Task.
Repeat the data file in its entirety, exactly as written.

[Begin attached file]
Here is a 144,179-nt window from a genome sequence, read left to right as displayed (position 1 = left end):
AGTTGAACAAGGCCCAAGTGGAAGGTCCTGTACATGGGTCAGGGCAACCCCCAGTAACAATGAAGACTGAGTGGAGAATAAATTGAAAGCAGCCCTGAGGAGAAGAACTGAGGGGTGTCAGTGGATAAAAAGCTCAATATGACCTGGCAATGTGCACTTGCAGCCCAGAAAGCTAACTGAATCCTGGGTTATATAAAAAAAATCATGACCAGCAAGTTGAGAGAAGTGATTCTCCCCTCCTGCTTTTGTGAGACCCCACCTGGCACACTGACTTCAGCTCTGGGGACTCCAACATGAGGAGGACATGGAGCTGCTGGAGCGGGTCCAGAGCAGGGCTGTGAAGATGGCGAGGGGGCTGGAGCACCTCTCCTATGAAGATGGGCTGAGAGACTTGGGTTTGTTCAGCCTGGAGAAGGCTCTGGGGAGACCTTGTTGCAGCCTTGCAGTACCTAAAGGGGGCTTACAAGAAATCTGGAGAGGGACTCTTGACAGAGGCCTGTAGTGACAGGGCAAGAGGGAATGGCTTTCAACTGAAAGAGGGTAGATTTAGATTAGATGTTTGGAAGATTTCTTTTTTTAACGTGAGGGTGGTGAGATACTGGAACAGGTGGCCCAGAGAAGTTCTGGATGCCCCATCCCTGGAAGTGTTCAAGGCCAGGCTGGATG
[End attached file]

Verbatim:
Here is a 144,179-nt window from a genome sequence, read left to right as displayed (position 1 = left end):
AGTTGAACAAGGCCCAAGTGGAAGGTCCTGTACATGGGTCAGGGCAACCCCCAGTAACAATGAAGACTGAGTGGAGAATAAATTGAAAGCAGCCCTGAGGAGAAGAACTGAGGGGTGTCAGTGGATAAAAAGCTCAATATGACCTGGCAATGTGCACTTGCAGCCCAGAAAGCTAACTGAATCCTGGGTTATATAAAAAAAATCATGACCAGCAAGTTGAGAGAAGTGATTCTCCCCTCCTGCTTTTGTGAGACCCCACCTGGCACACTGACTTCAGCTCTGGGGACTCCAACATGAGGAGGACATGGAGCTGCTGGAGCGGGTCCAGAGCAGGGCTGTGAAGATGGCGAGGGGGCTGGAGCACCTCTCCTATGAAGATGGGCTGAGAGACTTGGGTTTGTTCAGCCTGGAGAAGGCTCTGGGGAGACCTTGTTGCAGCCTTGCAGTACCTAAAGGGGGCTTACAAGAAATCTGGAGAGGGACTCTTGACAGAGGCCTGTAGTGACAGGGCAAGAGGGAATGGCTTTCAACTGAAAGAGGGTAGATTTAGATTAGATGTTTGGAAGATTTCTTTTTTTAACGTGAGGGTGGTGAGATACTGGAACAGGTGGCCCAGAGAAGTTCTGGATGCCCCATCCCTGGAAGTGTTCAAGGCCAGGCTGGATG